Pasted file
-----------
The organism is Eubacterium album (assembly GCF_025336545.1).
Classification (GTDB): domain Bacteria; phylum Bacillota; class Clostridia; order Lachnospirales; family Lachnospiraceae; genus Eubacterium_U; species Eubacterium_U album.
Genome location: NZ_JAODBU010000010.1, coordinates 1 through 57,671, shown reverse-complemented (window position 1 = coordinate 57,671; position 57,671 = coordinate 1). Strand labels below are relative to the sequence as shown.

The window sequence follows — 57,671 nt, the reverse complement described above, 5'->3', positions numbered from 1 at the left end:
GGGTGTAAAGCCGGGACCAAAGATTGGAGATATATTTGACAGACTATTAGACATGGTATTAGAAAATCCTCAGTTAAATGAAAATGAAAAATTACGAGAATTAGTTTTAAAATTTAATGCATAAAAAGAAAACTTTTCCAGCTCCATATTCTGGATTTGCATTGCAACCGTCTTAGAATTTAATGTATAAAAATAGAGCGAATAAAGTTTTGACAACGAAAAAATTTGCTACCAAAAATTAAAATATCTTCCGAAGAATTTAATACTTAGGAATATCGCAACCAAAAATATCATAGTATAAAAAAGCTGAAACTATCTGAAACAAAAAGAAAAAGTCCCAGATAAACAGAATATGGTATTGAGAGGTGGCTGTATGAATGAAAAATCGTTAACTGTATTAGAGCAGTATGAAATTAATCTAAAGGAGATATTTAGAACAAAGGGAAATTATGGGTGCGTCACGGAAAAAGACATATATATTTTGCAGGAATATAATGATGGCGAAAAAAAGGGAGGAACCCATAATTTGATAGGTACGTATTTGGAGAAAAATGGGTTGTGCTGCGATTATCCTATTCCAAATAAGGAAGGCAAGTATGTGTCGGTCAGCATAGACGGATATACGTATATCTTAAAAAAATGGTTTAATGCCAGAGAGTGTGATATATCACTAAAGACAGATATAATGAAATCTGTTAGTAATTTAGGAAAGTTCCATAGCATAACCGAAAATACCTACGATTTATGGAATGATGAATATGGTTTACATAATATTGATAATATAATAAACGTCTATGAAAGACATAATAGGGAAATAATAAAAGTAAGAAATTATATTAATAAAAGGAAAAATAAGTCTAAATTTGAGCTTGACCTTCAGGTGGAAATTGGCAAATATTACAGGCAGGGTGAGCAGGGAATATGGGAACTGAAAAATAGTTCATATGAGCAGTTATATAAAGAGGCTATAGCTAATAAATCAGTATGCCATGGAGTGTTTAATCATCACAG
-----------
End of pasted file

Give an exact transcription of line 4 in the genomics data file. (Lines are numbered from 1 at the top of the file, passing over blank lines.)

The window sequence follows — 57,671 nt, the reverse complement described above, 5'->3', positions numbered from 1 at the left end: